Internet of Things

USGS expands sensor network to track monster hurricane

Hurricane Matthew's protected path. NOAA.  

Detail of wind speed map of Hurricane Matthew. (Image courtesy National Oceanic and Atmospheric Administration.)

The internet of things is tracking Hurricane Matthew. As the monster storm draws a bead on the south Atlantic coast after wreaking havoc in the Caribbean, its impact will be measured by a sensor network deployed by the U.S. Geological Survey.

USGS hurricane response crews are busy installing two kinds of sensors in areas across four states where the agency expects the storm to hit hardest. The information the sensors collect will help with disaster recovery efforts and critical weather forecasts for the National Weather Service and the Federal Emergency Management Agency.

As is the case with most things these days, the storm will be tracked online.

The information collected will be distributed live on the USGS Flood Viewer to help federal and state officials gauge the extent and the storm's damage as it passes through each area.

FEMA, which tasked USGS with the sensor distribution, is also talking with other federal and state officials further up the Atlantic coastline about whether the equipment is needed there. Recent forecasts call for Matthew to take a sharp easterly turn and head out to sea as it reaches the North Carolina coast.

USGS crews are in installing storm-surge sensors at key sites along the coasts of North Carolina, South Carolina, Georgia, and Florida in anticipation of the storm, said Brian McCallum, associate director for data at the USGS South Atlantic Water Science Center.

In all, USGS is deploying more than 300 additional weather and condition sensors, he told FCW in an interview on Oct. 5.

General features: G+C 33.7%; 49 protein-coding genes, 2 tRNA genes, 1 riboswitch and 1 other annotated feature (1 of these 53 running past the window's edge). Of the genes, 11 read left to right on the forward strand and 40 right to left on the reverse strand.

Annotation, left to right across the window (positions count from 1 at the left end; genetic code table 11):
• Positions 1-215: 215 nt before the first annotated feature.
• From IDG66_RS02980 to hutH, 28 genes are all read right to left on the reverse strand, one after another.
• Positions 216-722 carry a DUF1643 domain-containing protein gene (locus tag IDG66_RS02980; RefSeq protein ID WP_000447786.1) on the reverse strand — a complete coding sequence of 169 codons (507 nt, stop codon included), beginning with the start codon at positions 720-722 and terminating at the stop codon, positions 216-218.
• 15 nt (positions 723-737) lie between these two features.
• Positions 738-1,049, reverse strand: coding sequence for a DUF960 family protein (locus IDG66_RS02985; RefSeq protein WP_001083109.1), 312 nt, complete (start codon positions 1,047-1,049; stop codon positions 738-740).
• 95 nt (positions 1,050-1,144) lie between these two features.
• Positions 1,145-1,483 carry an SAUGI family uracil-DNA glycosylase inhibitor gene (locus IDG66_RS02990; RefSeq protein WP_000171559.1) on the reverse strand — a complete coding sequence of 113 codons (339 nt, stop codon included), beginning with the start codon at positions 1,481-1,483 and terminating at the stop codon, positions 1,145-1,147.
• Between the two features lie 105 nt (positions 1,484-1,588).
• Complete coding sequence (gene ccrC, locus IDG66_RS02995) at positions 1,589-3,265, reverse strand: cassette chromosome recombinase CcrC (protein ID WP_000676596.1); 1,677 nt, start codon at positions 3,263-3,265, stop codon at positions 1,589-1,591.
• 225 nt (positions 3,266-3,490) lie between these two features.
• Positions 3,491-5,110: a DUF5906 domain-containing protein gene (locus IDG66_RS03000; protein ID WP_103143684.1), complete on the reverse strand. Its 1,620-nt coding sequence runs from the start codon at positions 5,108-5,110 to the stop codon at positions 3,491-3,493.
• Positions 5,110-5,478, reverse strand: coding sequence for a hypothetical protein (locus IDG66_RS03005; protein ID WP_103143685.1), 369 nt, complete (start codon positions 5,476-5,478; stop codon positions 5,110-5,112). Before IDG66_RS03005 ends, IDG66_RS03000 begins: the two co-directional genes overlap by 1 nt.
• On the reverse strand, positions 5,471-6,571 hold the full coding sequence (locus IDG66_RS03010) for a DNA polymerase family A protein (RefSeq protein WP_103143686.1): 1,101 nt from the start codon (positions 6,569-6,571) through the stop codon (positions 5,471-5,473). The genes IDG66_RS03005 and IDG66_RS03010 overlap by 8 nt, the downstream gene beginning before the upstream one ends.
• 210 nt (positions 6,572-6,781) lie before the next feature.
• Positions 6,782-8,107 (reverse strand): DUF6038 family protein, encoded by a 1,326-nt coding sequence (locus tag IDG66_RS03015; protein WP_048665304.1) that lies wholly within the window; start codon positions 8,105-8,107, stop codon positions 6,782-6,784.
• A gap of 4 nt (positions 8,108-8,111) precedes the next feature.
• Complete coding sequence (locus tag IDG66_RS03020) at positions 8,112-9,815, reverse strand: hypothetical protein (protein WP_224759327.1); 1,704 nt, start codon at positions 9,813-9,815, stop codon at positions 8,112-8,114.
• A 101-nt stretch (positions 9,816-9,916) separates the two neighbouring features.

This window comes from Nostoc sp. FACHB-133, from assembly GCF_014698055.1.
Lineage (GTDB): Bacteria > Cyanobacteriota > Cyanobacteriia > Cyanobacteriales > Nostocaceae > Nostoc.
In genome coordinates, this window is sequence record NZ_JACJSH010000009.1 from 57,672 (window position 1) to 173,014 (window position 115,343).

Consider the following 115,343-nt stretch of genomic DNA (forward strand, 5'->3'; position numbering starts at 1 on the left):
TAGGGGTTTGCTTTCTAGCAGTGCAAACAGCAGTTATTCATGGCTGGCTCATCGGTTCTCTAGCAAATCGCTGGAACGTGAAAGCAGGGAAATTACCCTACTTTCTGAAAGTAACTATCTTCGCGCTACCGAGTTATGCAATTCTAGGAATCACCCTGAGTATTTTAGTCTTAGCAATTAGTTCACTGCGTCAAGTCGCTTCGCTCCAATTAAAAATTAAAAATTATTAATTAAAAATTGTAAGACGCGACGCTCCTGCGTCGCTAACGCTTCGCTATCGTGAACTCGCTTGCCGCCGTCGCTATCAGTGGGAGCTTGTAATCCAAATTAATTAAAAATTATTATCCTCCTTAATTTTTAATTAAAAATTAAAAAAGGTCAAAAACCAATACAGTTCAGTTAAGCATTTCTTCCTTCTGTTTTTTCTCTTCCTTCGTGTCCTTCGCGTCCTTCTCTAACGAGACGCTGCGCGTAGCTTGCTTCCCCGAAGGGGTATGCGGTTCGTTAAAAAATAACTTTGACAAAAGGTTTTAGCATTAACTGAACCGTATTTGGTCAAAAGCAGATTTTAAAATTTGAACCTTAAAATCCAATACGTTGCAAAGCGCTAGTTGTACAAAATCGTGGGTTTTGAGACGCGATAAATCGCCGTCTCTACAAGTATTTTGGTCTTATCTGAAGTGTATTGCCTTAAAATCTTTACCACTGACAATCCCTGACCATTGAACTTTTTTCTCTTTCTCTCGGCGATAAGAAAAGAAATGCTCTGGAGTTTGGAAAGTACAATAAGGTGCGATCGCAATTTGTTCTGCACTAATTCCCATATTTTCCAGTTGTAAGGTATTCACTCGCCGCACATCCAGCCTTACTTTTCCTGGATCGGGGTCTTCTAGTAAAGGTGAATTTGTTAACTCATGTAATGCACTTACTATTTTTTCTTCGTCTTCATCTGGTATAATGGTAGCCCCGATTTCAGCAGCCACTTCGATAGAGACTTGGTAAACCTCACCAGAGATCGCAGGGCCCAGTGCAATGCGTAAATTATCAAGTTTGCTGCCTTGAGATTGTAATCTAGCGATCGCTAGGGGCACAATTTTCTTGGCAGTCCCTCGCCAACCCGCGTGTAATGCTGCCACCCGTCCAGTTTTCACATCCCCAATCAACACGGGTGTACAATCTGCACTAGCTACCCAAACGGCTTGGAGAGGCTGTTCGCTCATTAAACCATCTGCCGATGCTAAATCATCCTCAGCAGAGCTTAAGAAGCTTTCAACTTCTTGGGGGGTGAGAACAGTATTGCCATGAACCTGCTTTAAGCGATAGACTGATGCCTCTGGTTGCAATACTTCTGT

The devices come in two varieties. The first are 280 storm surge sensors, set out in protective steel tubes lashed to piers, bridges and other solid structures in the storm's projected path. The low-cost devices will provide the highest density of storm data, such as depth and duration of the storm surge, McCallum said. The devices won't communicate their information in real time, however; McCallum said USGS crews will come in behind the storm to upload the sensor data to the Internet.

The second set of sensors, however, could be thought of as the storm's "live tweets." USGS is installing 25 rapid-deployment gauges to augment its existing collection of sensors and fill in gaps along the coast. The additional gauges will be installed in areas that might not be accessible during the storm because of flooding, according to McCallum. USGS, he said, will deploy three of the sensors in Florida, and an additional 22 in Georgia and North Carolina.

The data collected by the rapid deployment gauges, which sense wind speeds and direction and other data to help with forecasts and flood conditions, will be sent out live during the storm, McCallum said.

About the Author

Mark Rockwell is a senior staff writer at FCW, whose beat focuses on acquisition, the Department of Homeland Security and the Department of Energy.

Before joining FCW, Rockwell was Washington correspondent for Government Security News, where he covered all aspects of homeland security from IT to detection dogs and border security. Over the last 25 years in Washington as a reporter, editor and correspondent, he has covered an increasingly wide array of high-tech issues for publications like Communications Week, Internet Week, Fiber Optics News, magazine and Wireless Week.

Rockwell received a Jesse H. Neal Award for his work covering telecommunications issues, and is a graduate of James Madison University.

Click here for previous articles by Rockwell. Contact him at or follow him on Twitter at @MRockwell4.


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